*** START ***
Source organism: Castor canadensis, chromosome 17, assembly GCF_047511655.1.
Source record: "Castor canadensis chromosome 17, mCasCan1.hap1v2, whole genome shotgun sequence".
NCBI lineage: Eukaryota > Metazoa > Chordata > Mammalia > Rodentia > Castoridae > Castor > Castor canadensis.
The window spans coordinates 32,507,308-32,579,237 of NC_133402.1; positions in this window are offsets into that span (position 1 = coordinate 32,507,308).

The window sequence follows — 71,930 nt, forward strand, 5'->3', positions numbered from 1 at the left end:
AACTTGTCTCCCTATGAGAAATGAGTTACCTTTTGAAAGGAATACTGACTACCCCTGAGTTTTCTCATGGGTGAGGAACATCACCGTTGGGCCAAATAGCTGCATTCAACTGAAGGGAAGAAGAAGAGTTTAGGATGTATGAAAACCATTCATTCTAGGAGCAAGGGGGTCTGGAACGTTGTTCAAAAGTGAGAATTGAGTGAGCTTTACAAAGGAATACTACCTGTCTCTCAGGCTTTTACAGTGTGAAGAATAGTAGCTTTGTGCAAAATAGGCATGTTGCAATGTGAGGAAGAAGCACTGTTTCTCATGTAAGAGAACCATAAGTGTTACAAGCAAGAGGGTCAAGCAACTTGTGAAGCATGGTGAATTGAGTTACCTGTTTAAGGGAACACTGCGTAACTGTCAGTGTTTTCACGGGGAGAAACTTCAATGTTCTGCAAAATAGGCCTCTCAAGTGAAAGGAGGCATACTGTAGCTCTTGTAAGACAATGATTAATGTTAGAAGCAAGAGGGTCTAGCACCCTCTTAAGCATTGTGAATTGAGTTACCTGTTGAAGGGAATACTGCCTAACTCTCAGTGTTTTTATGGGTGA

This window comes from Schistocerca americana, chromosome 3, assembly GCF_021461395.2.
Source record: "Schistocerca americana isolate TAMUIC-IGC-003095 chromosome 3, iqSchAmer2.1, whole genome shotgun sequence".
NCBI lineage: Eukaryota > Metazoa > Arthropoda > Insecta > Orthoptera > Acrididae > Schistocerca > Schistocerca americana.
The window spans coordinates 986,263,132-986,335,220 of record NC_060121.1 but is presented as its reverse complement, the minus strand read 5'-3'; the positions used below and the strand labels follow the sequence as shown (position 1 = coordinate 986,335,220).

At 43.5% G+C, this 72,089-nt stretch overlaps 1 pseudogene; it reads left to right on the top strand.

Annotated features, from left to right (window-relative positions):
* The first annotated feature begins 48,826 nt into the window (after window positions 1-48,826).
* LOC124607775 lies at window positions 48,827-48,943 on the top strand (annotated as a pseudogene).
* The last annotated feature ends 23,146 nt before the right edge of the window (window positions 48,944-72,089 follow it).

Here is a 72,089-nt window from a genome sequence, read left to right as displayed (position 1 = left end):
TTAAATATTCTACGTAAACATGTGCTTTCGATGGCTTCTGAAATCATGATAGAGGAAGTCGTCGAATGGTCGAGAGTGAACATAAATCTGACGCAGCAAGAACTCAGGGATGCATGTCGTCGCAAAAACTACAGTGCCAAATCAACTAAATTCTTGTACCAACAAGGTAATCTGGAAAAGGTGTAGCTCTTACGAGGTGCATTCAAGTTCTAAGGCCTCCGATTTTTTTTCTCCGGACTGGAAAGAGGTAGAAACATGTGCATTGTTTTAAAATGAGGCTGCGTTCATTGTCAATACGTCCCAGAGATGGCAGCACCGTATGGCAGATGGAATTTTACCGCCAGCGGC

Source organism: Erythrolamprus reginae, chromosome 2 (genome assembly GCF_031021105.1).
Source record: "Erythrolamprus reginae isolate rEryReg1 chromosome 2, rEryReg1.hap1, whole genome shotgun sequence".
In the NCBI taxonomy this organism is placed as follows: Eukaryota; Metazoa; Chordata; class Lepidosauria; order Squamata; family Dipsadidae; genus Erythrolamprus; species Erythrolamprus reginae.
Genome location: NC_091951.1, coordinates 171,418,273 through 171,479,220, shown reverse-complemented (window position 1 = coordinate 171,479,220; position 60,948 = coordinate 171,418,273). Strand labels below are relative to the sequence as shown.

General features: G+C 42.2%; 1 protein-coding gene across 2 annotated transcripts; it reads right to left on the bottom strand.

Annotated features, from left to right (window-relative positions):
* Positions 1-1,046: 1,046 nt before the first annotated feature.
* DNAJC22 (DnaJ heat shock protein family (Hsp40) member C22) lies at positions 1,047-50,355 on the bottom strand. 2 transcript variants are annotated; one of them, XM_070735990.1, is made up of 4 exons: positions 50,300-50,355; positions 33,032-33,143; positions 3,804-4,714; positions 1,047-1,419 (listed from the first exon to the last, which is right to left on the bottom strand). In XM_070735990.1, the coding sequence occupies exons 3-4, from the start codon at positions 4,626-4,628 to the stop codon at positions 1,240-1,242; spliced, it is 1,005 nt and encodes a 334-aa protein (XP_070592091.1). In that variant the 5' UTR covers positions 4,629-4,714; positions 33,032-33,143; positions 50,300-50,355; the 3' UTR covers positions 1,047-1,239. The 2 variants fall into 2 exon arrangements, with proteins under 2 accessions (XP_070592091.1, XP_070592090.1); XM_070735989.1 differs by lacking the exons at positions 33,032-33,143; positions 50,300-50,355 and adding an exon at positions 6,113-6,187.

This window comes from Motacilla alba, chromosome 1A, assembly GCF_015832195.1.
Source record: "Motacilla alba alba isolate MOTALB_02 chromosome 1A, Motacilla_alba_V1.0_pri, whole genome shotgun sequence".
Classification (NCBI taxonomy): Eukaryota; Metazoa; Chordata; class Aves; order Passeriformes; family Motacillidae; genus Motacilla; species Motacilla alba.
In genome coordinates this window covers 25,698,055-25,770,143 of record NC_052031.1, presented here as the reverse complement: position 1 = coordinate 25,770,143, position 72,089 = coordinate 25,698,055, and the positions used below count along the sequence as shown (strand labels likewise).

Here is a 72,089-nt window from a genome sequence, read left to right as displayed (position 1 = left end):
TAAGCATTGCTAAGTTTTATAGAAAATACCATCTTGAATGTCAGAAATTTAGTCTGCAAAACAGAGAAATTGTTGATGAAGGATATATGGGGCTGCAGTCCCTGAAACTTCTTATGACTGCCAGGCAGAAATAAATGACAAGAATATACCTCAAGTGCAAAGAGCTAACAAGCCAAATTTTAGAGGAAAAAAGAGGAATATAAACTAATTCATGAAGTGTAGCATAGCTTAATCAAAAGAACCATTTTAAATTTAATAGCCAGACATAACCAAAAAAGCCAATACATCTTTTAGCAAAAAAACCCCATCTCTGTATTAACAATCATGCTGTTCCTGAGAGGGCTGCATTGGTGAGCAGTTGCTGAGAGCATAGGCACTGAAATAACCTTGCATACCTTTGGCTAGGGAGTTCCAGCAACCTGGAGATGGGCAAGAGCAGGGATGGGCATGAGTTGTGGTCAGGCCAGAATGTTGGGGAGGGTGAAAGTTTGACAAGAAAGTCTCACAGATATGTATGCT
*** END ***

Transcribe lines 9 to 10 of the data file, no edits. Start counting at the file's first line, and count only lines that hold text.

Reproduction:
NCBI lineage: Eukaryota > Metazoa > Arthropoda > Insecta > Orthoptera > Acrididae > Schistocerca > Schistocerca americana.
The window spans coordinates 986,263,132-986,335,220 of record NC_060121.1 but is presented as its reverse complement, the minus strand read 5'-3'; the positions used below and the strand labels follow the sequence as shown (position 1 = coordinate 986,335,220).